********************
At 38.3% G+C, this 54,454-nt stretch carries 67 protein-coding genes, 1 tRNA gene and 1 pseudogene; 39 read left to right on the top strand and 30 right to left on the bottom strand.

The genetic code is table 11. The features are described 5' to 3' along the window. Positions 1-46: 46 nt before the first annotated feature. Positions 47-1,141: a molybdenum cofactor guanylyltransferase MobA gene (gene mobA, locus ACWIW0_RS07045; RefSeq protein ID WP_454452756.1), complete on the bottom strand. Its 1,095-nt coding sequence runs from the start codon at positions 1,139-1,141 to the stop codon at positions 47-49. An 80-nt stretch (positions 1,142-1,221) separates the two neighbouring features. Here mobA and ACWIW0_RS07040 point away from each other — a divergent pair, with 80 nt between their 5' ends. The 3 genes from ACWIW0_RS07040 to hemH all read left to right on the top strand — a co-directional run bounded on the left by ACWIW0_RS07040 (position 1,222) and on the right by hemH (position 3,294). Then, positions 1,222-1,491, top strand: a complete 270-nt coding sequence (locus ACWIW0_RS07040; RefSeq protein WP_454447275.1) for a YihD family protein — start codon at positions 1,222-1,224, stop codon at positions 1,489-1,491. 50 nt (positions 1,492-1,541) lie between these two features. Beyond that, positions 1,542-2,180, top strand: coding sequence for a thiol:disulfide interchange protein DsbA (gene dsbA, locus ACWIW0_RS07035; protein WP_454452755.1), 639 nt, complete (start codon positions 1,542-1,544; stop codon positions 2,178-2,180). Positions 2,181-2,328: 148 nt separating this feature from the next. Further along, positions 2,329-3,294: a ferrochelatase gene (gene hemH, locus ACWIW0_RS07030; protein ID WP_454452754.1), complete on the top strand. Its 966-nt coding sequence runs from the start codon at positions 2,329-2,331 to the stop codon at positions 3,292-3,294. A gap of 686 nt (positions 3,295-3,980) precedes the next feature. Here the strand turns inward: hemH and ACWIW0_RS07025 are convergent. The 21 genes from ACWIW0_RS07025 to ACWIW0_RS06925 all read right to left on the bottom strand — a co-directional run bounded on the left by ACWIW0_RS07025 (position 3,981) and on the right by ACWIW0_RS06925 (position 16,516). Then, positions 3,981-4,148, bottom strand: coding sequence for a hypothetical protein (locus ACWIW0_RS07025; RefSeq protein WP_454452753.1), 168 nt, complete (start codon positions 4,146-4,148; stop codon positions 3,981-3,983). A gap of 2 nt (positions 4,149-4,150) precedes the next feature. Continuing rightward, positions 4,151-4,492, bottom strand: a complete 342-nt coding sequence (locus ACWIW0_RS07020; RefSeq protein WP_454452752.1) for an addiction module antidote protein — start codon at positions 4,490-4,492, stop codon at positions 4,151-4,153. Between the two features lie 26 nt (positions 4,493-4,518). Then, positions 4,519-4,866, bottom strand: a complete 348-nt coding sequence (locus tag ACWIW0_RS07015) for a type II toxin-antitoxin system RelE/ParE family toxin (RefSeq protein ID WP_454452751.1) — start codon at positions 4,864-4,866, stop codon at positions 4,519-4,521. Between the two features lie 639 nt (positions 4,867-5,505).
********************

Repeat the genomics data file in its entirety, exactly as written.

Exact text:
At 38.3% G+C, this 54,454-nt stretch carries 67 protein-coding genes, 1 tRNA gene and 1 pseudogene; 39 read left to right on the top strand and 30 right to left on the bottom strand.

The genetic code is table 11. The features are described 5' to 3' along the window. Positions 1-46: 46 nt before the first annotated feature. Positions 47-1,141: a molybdenum cofactor guanylyltransferase MobA gene (gene mobA, locus ACWIW0_RS07045; RefSeq protein ID WP_454452756.1), complete on the bottom strand. Its 1,095-nt coding sequence runs from the start codon at positions 1,139-1,141 to the stop codon at positions 47-49. An 80-nt stretch (positions 1,142-1,221) separates the two neighbouring features. Here mobA and ACWIW0_RS07040 point away from each other — a divergent pair, with 80 nt between their 5' ends. The 3 genes from ACWIW0_RS07040 to hemH all read left to right on the top strand — a co-directional run bounded on the left by ACWIW0_RS07040 (position 1,222) and on the right by hemH (position 3,294). Then, positions 1,222-1,491, top strand: a complete 270-nt coding sequence (locus ACWIW0_RS07040; RefSeq protein WP_454447275.1) for a YihD family protein — start codon at positions 1,222-1,224, stop codon at positions 1,489-1,491. 50 nt (positions 1,492-1,541) lie between these two features. Beyond that, positions 1,542-2,180, top strand: coding sequence for a thiol:disulfide interchange protein DsbA (gene dsbA, locus ACWIW0_RS07035; protein WP_454452755.1), 639 nt, complete (start codon positions 1,542-1,544; stop codon positions 2,178-2,180). Positions 2,181-2,328: 148 nt separating this feature from the next. Further along, positions 2,329-3,294: a ferrochelatase gene (gene hemH, locus ACWIW0_RS07030; protein ID WP_454452754.1), complete on the top strand. Its 966-nt coding sequence runs from the start codon at positions 2,329-2,331 to the stop codon at positions 3,292-3,294. A gap of 686 nt (positions 3,295-3,980) precedes the next feature. Here the strand turns inward: hemH and ACWIW0_RS07025 are convergent. The 21 genes from ACWIW0_RS07025 to ACWIW0_RS06925 all read right to left on the bottom strand — a co-directional run bounded on the left by ACWIW0_RS07025 (position 3,981) and on the right by ACWIW0_RS06925 (position 16,516). Then, positions 3,981-4,148, bottom strand: coding sequence for a hypothetical protein (locus ACWIW0_RS07025; RefSeq protein WP_454452753.1), 168 nt, complete (start codon positions 4,146-4,148; stop codon positions 3,981-3,983). A gap of 2 nt (positions 4,149-4,150) precedes the next feature. Continuing rightward, positions 4,151-4,492, bottom strand: a complete 342-nt coding sequence (locus ACWIW0_RS07020; RefSeq protein WP_454452752.1) for an addiction module antidote protein — start codon at positions 4,490-4,492, stop codon at positions 4,151-4,153. Between the two features lie 26 nt (positions 4,493-4,518). Then, positions 4,519-4,866, bottom strand: a complete 348-nt coding sequence (locus tag ACWIW0_RS07015) for a type II toxin-antitoxin system RelE/ParE family toxin (RefSeq protein ID WP_454452751.1) — start codon at positions 4,864-4,866, stop codon at positions 4,519-4,521. Between the two features lie 639 nt (positions 4,867-5,505).